Subnautica: Below Zero is a sequel to Unknown Worlds’ incredibly successful Subnautica, released in 2014. Below Zero builds on what came before, not completely re-inventing the formula, but expanding upon it. This was only supposed to be an expansion, but as time went on and small ideas became big ones, a sequel was born. Much like the original, we once again find ourselves on Planet 4546B. However, we are not in the same part of the ocean planet as before. This location is much colder, taking place in a more arctic location. 

Before you start, you have to choose which difficulty you wish to play, just like the original. Survival is the normal mode, ensuring you balance hunger, thirst, and oxygen, as well as the addition of temperature. Freedom has no hunger or thirst. In Hardcore, you only have one life, while Creative switches off all survival elements. I went for Survival because, well, I am not really hardcore enough, and it proved to be more than enough of a challenge. In this second installment, Subnautica cements why it is one of the benchmarks for how to create a challenging yet rewarding gameplay loop in the survival genre.

One of the biggest and most noticeable differences between Below Zero and its predecessor is the story. The original was a simple escape from the planet on which you crashed. Obviously, as it unfolded there were plenty of mysteries and secrets to indulge in, but the end goal remained the same—get off the big, wet rock. Below Zero opts for a more personal and intimate tale. You play as Robin Ayou, a young woman in search of her sister who has been declared dead. But, like with any giant corporation, there’s more to it than the story Robin has been fed. On top of this, the mysteries from the original are expanded and explained even further, giving you plenty to learn and sink your teeth into during your search. 

By opting for a more direct, story-driven approach, Subnautica: Below Zero doesn’t quite feel as isolating as the original. This is partly due to having a voiced protagonist now, but also due to the NPCs you will meet along the way. It is still vast and daunting, but the feeling of loneliness is never quite as stark as in the original. The voice acting is of such quality, though, that it doesn’t negate from the experience. The cast does a very good job of bringing the characters to life, ensuring the narrative moments in the game hit the way they’re intended. 

Along with opting for a more narrative driven game, one of the other major differences is the addition of more land. It is definitely interesting to explore something so new in this familiar world, and it is incredibly well done. The land sections have new enemies to worry about, as well as the Snowfox hoverbike that helps you get around quickly. This is also where the addition of temperature really plays its part. If you spend too much time above water, out in the open, you run the risk of getting hypothermia and dying. It’s a very intelligent way of ensuring you still have to worry about survival even when you don’t have to worry about your oxygen. As interesting as it was to set foot on land, it does miss the mark slightly. It is well done and well executed, but the charm of Subnautica: Below Zero (and Subnautica before it) is the way the world feels when you’re underwater. It feels so unique to anything else you can play when you’re not on land. Luckily, there is still an abundance of exploration to be done under the sea.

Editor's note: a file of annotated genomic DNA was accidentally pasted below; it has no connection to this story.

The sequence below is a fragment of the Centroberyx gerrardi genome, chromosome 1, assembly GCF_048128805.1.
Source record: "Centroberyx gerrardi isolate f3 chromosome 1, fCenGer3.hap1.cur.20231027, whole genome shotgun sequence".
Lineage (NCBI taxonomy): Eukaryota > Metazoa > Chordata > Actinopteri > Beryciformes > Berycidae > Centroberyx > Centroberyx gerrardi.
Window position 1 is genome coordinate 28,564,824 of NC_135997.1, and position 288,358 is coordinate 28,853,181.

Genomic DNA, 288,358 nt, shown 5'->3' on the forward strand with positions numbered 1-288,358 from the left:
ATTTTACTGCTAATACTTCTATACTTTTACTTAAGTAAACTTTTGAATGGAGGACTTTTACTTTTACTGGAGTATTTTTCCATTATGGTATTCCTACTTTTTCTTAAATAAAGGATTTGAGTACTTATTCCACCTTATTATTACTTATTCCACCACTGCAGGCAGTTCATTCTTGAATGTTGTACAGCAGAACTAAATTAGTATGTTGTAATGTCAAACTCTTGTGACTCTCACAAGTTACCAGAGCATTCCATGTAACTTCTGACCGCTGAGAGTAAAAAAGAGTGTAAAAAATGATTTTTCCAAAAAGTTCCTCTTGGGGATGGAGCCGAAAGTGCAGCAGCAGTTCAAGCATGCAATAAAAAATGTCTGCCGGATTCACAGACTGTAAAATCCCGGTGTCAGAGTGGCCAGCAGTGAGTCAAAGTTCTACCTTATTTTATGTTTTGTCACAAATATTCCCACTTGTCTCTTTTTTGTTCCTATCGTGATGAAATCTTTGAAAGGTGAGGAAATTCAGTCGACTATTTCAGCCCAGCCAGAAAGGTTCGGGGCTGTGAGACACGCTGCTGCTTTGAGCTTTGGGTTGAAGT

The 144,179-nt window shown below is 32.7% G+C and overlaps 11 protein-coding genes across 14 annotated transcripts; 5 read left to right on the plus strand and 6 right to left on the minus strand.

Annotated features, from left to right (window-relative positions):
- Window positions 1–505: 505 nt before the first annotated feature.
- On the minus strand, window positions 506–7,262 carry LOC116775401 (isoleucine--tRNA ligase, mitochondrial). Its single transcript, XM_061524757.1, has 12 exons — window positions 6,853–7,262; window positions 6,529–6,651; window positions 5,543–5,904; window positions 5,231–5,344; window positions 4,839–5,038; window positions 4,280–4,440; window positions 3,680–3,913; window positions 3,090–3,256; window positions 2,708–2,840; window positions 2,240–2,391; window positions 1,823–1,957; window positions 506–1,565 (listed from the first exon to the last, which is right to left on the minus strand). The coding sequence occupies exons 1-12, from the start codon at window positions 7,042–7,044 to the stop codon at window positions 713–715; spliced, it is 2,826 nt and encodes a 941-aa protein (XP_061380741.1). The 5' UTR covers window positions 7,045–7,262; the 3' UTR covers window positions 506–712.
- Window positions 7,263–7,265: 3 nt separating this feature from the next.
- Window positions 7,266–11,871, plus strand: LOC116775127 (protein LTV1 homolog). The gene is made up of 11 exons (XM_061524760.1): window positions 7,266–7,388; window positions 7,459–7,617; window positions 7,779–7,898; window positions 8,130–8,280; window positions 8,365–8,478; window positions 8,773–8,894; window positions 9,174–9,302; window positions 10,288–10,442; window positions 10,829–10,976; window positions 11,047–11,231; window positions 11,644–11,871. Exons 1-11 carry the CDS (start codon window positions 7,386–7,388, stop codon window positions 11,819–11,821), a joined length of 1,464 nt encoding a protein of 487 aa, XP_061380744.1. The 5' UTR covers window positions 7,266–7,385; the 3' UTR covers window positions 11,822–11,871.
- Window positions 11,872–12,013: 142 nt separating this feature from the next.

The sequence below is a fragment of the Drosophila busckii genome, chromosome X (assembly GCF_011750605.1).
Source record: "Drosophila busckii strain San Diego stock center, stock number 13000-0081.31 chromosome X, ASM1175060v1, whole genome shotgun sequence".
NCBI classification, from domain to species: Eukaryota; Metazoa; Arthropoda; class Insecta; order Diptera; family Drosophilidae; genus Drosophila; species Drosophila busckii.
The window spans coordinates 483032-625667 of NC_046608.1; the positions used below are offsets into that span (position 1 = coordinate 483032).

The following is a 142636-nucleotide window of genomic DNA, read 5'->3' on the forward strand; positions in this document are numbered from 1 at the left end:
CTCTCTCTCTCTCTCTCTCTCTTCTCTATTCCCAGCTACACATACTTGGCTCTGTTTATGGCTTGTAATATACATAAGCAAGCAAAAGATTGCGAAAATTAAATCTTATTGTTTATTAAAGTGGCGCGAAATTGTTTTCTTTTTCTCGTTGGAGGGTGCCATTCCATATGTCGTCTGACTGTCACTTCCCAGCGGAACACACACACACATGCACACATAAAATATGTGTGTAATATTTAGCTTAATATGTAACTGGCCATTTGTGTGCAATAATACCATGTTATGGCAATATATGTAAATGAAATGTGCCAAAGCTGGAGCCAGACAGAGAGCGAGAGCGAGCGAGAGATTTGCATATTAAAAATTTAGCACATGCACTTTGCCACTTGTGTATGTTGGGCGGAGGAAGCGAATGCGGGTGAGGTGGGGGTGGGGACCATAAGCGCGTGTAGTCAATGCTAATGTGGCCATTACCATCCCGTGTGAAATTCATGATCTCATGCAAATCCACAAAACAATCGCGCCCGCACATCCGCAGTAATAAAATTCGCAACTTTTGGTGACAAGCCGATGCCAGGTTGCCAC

One of the minor drawbacks of Subnautica: Below Zero is that it struggles at times on the Nintendo Switch. The textures constantly pop in late, and the framerate would drop so low at times it would look like I was playing a stop motion game. It doesn’t by any means make the game unenjoyable, it’s just distracting. I’m sure it may run better on the beefier consoles it has released on, but the ability to farm or grind on the go is more than worth the price of some texture popping. 

Subnautica was truly an experience, and Below Zero supports that. Everything looks otherworldly, sustaining that sense of awe the original delivered so well. The new creatures are all a welcome addition, helping to make the planet feel more alive. Each of the new biomes only add to the feeling that this a real ecosystem, and you’re just a small speck visiting. This is all supported by the way the game looks, but most of all by how it sounds. Unknown Worlds has absolutely knocked it out the park with the sound design in this game. From every splash of water to the murmurs of something lurking in the distance, everything is so so clear, creating a rich atmosphere that is a joy to exist in. 

Subnautica: Below Zero is a worthy sequel, carrying the Subnautica name with pride. The addition of land may not improve the experience, but the quality of life improvements, new mysteries to uncover, and new gadgets to craft ensure this is a must-play for fans of the original. The world is dense, with discovery around every corner. Most of all, what this game does so well is make it a joy to exist in. Don’t get me wrong, at times it can be terrifying; I yelped like a pup a fair few times, and I was often worried about my oxygen running out. Yet there is still something very zen to swimming around, taking a look for what interesting things you might find. If you played Subnautica then you’re in for a proper treat with Below Zero. If you didn’t, then you’re in for a treat as well.